This is the first White-lined Sphinx Moth (Hyles lineata) I've seen on Bodega Head proper. (I wrote about one in the village of Salmon Creek last summer — see post from 30 July 2014.)
The moth was actively nectaring from the Myoporum flowers. In the photo above, can you see its long proboscis arching down towards the leaves?
Here's another view, where you can see that the needle-like proboscis has been inserted into the center of a flower:
Below you can see the moth with its proboscis partly furled. (I'm not sure if it was furling or unfurling it.)
I think you can tell that I was pretty impressed with the length of this moth's proboscis. I was taking these pictures while the moth was at least 15-20' off the ground, so I didn't know at the time that I had captured the moth with its proboscis extended. The next picture was actually one of my first pictures. When I first looked at it, I thought I might be seeing the proboscis, but I wasn't certain, because it was so long! Now that you're used to what the proboscis looks like, can you find it in the picture below?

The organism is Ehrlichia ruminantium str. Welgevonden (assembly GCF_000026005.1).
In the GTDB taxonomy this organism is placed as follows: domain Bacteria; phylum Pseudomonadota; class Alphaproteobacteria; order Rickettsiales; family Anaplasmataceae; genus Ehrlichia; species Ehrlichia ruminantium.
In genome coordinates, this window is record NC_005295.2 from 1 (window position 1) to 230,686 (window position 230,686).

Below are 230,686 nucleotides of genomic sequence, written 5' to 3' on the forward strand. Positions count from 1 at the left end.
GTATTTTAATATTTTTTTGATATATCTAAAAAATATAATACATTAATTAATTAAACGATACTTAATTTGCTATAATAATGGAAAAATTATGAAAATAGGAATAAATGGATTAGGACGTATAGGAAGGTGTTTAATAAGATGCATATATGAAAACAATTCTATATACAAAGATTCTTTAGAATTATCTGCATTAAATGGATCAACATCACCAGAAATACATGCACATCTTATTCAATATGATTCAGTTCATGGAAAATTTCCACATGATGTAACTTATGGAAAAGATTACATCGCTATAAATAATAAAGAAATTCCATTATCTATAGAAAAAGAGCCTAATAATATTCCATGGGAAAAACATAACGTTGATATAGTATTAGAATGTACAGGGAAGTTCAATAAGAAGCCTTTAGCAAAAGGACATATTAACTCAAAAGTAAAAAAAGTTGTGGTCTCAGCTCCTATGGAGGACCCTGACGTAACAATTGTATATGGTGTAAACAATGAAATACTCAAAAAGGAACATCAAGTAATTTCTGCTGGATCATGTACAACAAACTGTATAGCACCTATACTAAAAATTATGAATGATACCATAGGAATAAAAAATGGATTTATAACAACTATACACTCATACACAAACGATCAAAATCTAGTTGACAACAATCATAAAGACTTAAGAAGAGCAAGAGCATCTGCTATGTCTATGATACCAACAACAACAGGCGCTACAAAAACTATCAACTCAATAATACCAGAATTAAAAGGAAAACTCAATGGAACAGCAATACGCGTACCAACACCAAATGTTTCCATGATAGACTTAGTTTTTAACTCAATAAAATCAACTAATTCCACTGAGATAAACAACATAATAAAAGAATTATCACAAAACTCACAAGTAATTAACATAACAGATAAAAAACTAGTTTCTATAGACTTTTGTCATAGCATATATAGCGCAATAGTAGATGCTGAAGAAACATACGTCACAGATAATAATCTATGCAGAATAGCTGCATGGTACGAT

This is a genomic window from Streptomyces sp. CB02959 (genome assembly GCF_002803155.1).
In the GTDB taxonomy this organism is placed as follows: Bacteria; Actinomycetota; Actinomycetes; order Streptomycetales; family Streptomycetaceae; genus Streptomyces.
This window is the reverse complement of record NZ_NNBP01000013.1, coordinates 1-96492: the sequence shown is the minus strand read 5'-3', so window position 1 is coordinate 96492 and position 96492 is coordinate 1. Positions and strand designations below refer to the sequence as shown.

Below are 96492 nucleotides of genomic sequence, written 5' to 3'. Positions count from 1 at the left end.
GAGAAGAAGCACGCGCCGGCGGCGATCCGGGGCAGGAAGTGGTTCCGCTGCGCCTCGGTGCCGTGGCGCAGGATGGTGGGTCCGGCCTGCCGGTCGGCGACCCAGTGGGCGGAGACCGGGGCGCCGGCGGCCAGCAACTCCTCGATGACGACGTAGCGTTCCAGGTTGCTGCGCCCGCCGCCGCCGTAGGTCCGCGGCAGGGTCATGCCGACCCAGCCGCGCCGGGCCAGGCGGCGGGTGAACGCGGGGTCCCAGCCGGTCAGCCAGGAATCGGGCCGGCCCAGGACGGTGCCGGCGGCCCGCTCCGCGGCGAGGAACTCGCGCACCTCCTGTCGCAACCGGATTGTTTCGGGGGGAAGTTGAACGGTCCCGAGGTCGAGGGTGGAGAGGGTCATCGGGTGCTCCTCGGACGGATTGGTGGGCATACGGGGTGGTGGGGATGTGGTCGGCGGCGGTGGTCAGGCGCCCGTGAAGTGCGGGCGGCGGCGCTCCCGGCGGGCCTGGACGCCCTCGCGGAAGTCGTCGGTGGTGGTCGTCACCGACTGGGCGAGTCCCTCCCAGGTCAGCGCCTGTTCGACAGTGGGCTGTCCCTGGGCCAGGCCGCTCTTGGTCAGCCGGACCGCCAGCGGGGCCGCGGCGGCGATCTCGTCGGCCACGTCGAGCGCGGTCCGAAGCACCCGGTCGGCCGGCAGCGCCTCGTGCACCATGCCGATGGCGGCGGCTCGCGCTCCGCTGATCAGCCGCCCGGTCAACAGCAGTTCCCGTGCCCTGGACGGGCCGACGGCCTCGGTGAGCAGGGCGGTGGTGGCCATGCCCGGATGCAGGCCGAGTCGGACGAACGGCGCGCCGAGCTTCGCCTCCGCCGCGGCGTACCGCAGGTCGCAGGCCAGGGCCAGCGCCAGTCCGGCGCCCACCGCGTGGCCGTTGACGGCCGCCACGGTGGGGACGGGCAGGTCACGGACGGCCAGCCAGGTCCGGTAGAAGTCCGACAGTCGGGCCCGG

I'm guessing you found the proboscis, but here's the same picture with arrows to confirm (below). The top arrow points to the location of the moth's head, near the intersection of its forewing and antenna. The bottom arrow points to the lower end of the proboscis where it's inserted into the flower.
I learned something interesting about White-lined Sphinx Moths today. It sounds like they fly year-round in southern California, and they colonize sites to the north every year. So does this mean that this individual flew up the coast and recently arrived in northern California? Recently, there has been a significant northward movement of Painted Ladies. I wonder if other insects have been taking advantage of favorable weather conditions for moving north, too?